(Photo: our new house)
Welcome to Spring in Kazakhstan, only about 2 months late :) We are finally starting to get some warmer weather, although I have heard that it is supposed to snow next week. Meanwhile, we finally moved into our new house but have 0 shelves so it is hard to know which clothes to leave hanging over one of our two chairs (the other is for Jack) winter clothes or summer clothes? The rest of our clothes went back into bags. I chose winter clothes hoping that it would force the warm weather to come :)
Our new house is great! We have four wonderful rooms all to ourselves and though we sort of miss our host family it is really nice to spread out after 10 months of living with only a bedroom to ourselves. Our favorite game currently is what we like to call sitting quietly in our chairs. That's opposed to doing everything including lesson planning in bed while our six year old sister runs wild around the house. It's delightful. We are missing having sisters though and a sink and a refrigerator, but you can't have everything. Funny enough we are currently washing our hands (and our hair) in a bucket on the floor, but we do have a television. In fact, we were offered 3 televisions. Priorities I guess. We are also excited because our outhouse is brand new! It doesn't have any lived-in smell! And the hole is really deep! Like I said, priorities.
Our new address is:
Bekmahanov 6, KB 1
Feel free to still try Cyrillic characters on your letters, but it doesn't seem necessary. They don't deliver the mail anyway, we just stop by the post office from time to time, so as long as it says Simms and 140300 that should about do it :) We are pretty comfortable right now (and stuffed thanks to Easter Candy) but thank you again for all the wonderful packages. Emily, I am loving the Yoga DVD! I would love to receive some postcards though if anyone gets the chance. Especially of Cincinnati. No one knows what it looks like where we come from. They love the postcards we have of Saline!
As we near our first full year in Kazakhstan (we arrived June 13), we've been thinking about a lot of things and of course missing you all all the more. I've become teary eyed lately if I even hear sentimental music. But at the same time we are excited for our plans for the next year and are hoping to really be able to make our mark here. My school has asked me to help them get some exercise equipment and I am excited because it is a need the children really have and would be a great thing to leave behind if I can pull it off. People have really been showing their appreciation lately too for our work, which has been great.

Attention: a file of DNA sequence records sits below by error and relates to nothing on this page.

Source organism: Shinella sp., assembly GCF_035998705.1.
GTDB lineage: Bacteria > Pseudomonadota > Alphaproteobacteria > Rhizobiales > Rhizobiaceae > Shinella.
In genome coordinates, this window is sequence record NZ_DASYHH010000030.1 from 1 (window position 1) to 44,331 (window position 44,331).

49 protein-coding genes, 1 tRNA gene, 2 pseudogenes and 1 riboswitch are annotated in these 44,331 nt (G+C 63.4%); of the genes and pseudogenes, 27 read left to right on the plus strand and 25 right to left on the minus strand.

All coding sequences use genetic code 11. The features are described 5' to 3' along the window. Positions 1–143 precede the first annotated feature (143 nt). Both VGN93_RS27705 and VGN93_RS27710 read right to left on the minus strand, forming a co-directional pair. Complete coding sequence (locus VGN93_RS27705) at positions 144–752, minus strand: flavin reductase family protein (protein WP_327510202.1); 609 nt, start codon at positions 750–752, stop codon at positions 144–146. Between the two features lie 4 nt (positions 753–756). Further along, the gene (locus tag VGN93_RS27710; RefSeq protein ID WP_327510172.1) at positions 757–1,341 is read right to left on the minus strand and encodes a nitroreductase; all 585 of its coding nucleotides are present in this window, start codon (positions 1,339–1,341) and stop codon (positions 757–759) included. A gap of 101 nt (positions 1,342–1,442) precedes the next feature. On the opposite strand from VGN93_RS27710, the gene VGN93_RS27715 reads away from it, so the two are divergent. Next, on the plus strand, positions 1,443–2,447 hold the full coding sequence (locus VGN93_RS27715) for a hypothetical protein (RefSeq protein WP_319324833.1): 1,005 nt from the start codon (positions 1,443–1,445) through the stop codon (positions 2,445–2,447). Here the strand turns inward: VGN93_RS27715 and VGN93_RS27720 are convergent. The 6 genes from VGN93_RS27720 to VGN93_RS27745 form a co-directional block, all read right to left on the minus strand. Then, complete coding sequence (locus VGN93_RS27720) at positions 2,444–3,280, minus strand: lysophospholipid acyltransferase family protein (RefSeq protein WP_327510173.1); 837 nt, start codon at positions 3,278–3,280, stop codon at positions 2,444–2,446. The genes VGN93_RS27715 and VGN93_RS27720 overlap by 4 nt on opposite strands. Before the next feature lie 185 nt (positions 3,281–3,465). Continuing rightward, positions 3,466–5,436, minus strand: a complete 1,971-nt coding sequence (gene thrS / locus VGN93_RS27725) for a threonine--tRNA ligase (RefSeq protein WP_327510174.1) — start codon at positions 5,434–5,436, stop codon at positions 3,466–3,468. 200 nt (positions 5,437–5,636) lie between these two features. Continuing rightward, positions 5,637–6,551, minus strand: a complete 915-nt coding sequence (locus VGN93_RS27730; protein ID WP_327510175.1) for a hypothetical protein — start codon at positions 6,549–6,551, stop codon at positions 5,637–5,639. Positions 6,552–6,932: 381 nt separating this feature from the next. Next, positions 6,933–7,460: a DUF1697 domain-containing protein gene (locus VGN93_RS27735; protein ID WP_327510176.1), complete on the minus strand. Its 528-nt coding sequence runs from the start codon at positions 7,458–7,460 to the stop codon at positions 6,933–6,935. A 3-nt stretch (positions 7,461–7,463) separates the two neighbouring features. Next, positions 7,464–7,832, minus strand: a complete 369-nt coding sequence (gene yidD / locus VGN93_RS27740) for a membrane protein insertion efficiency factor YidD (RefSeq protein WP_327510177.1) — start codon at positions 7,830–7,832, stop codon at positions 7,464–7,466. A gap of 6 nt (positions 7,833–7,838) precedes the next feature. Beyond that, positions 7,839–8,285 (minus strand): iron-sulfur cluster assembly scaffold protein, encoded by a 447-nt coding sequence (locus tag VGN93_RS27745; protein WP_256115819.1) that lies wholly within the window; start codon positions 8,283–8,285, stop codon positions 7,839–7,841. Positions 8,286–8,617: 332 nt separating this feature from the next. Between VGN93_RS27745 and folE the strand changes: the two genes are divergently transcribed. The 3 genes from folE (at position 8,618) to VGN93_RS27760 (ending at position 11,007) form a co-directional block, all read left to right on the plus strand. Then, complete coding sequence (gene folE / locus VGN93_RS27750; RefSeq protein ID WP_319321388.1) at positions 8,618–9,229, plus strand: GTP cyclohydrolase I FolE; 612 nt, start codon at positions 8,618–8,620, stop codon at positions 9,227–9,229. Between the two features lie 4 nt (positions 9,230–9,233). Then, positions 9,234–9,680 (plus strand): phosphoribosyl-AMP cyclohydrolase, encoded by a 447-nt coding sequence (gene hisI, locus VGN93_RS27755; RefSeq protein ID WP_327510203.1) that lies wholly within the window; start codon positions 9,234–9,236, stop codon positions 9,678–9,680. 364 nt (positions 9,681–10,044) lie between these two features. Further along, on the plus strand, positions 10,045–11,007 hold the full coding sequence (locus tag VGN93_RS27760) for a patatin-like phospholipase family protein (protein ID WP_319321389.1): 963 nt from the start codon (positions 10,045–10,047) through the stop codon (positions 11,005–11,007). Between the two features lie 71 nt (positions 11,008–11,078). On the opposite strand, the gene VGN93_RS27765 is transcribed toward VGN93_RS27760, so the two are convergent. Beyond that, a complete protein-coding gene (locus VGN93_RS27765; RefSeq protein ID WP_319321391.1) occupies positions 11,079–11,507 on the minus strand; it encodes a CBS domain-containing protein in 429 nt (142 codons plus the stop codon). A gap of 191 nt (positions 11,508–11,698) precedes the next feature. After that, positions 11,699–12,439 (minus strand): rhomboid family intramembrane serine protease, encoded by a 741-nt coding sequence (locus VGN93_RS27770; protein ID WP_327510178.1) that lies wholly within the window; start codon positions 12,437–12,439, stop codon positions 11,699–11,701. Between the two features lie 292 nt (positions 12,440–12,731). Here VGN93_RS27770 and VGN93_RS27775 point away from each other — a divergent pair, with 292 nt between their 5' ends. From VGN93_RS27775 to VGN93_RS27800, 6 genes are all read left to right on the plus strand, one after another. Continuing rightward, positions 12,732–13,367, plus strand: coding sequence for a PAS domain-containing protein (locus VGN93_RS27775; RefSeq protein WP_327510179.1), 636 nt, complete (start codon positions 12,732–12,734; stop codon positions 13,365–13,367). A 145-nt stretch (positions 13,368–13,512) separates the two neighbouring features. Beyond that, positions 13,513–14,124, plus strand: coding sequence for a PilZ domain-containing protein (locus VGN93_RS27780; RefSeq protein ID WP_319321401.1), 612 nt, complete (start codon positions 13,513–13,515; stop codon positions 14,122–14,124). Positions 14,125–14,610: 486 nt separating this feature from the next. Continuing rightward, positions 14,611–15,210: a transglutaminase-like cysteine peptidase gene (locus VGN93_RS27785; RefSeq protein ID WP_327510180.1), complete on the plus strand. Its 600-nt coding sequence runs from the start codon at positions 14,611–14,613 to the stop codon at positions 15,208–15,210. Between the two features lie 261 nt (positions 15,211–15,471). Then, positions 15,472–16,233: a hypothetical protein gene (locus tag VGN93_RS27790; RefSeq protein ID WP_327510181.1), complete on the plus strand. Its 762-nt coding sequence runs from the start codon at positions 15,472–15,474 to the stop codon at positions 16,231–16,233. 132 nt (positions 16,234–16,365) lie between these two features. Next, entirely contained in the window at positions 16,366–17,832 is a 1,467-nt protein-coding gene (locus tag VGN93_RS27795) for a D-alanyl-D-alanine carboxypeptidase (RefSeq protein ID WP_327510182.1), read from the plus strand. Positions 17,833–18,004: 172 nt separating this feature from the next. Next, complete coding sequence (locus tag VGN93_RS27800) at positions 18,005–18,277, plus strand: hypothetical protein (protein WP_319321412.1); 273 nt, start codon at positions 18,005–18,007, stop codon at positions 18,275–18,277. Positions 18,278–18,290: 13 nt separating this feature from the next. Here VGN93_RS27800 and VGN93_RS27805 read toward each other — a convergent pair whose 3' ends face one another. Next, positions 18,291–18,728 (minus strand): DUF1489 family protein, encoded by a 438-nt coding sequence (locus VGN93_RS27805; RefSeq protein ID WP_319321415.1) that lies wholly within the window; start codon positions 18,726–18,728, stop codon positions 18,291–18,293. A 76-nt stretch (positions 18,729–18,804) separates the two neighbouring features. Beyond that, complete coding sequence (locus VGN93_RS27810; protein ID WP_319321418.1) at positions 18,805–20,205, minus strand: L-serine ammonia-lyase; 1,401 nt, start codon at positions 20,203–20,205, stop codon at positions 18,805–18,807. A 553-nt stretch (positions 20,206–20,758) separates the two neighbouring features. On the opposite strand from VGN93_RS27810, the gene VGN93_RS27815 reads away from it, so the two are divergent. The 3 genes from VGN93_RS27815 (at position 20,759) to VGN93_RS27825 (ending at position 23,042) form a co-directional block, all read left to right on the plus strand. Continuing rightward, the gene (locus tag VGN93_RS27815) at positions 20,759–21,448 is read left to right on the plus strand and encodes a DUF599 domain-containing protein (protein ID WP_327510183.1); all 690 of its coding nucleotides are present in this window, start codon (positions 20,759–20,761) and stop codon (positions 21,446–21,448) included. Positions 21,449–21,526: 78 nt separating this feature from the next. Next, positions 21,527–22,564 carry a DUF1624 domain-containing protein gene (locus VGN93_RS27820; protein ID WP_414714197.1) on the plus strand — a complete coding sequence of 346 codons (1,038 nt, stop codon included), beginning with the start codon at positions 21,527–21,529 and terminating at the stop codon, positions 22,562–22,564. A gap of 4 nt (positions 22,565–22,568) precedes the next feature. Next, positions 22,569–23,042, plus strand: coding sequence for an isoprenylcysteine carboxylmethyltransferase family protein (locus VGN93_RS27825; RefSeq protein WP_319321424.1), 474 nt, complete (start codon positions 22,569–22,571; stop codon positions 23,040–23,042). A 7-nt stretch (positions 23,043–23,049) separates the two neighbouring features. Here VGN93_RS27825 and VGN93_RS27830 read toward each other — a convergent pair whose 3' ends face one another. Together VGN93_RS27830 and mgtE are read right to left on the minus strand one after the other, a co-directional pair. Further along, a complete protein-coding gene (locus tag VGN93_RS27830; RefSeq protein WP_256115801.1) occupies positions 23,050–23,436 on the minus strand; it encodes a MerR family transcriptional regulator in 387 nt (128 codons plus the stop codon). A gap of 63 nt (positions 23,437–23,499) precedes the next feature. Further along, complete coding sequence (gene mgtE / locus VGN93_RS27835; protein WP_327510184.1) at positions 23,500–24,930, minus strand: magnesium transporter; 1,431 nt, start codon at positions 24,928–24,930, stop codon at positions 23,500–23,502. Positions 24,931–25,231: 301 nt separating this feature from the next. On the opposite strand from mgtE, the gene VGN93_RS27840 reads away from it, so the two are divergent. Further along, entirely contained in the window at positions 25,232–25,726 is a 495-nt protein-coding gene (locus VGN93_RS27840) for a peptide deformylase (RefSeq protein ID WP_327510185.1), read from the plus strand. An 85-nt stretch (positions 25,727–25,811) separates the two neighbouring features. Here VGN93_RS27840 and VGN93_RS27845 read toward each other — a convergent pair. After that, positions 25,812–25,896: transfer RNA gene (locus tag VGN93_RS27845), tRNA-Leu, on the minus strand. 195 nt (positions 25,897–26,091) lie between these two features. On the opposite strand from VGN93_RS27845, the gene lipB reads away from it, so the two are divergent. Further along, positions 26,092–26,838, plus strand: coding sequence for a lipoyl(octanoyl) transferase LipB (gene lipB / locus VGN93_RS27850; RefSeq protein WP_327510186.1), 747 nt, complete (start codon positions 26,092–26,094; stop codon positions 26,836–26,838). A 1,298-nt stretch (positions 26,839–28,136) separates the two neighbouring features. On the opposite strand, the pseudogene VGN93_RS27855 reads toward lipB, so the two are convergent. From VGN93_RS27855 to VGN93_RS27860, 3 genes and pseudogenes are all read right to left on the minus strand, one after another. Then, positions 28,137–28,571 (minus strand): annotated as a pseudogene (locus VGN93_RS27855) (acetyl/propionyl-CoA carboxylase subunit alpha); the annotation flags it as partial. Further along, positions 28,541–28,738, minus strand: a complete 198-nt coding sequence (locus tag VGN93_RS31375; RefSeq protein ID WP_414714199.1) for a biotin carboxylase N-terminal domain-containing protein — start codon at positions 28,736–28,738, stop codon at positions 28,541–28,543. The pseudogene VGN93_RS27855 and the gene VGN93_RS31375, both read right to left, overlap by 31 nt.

My birthday was a national holiday here, International Day of Friendship (coincidentally). We were asked to stand on the Mayor's platform for the Bayanaul parade. When we accended the platform I became aware that we were the only other spectators. In a town of 5,000 people, everyone else was actually in the parade! So we stood and waved as the people walked by and after they passed us they became spectators as well. So the last group had quite and audience! (Side note: when I was unclear as to my role in the parade our neighbor explained to me in English "You George Bush, They American People")
After the parade there was of course a concert, and the Mayor's office presented me with a pair of Kazakhstan gold earrings in the middle. It was really wonderful. Afterwards we of course went visiting, and had a really nice lunch with teachers from my school who all toasted my health, happiness, and success (and a baby named Bayanbek or Bayangul).
We just have two weeks left of school and then we'll have our summer camps and two glorious months off to travel around Kazakhstan and to see our families in Europe.
I should be on email again tomorrow for a short while if you get a chance to write back. Jack is still in Bayanaul this weekend doing some gardening, but I'd be happy to carry any messages to him.
All the best,